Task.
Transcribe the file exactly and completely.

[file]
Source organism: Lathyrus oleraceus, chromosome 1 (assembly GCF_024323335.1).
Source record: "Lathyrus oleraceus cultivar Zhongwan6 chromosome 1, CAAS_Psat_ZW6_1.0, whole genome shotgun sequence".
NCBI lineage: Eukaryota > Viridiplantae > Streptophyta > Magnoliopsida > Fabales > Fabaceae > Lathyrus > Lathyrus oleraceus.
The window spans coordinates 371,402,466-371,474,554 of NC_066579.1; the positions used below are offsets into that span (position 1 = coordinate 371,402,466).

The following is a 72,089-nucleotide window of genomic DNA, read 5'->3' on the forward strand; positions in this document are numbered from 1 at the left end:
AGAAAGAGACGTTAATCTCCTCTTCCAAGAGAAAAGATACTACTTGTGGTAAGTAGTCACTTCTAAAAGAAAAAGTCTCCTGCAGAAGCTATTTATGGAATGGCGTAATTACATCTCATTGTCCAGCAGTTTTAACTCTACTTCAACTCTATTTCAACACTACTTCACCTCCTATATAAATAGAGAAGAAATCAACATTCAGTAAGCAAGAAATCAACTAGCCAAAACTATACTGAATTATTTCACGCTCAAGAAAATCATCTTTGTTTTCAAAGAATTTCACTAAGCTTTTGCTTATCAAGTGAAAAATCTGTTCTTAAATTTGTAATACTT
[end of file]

Source organism: Lathyrus oleraceus, chromosome 1 (assembly GCF_024323335.1).
Source record: "Lathyrus oleraceus cultivar Zhongwan6 chromosome 1, CAAS_Psat_ZW6_1.0, whole genome shotgun sequence".
NCBI lineage: Eukaryota > Viridiplantae > Streptophyta > Magnoliopsida > Fabales > Fabaceae > Lathyrus > Lathyrus oleraceus.
The window spans coordinates 371,402,466-371,474,554 of NC_066579.1; the positions used below are offsets into that span (position 1 = coordinate 371,402,466).

The following is a 72,089-nucleotide window of genomic DNA, read 5'->3' on the forward strand; positions in this document are numbered from 1 at the left end:
AGAAAGAGACGTTAATCTCCTCTTCCAAGAGAAAAGATACTACTTGTGGTAAGTAGTCACTTCTAAAAGAAAAAGTCTCCTGCAGAAGCTATTTATGGAATGGCGTAATTACATCTCATTGTCCAGCAGTTTTAACTCTACTTCAACTCTATTTCAACACTACTTCACCTCCTATATAAATAGAGAAGAAATCAACATTCAGTAAGCAAGAAATCAACTAGCCAAAACTATACTGAATTATTTCACGCTCAAGAAAATCATCTTTGTTTTCAAAGAATTTCACTAAGCTTTTGCTTATCAAGTGAAAAATCTGTTCTTAAATTTGTAATACTT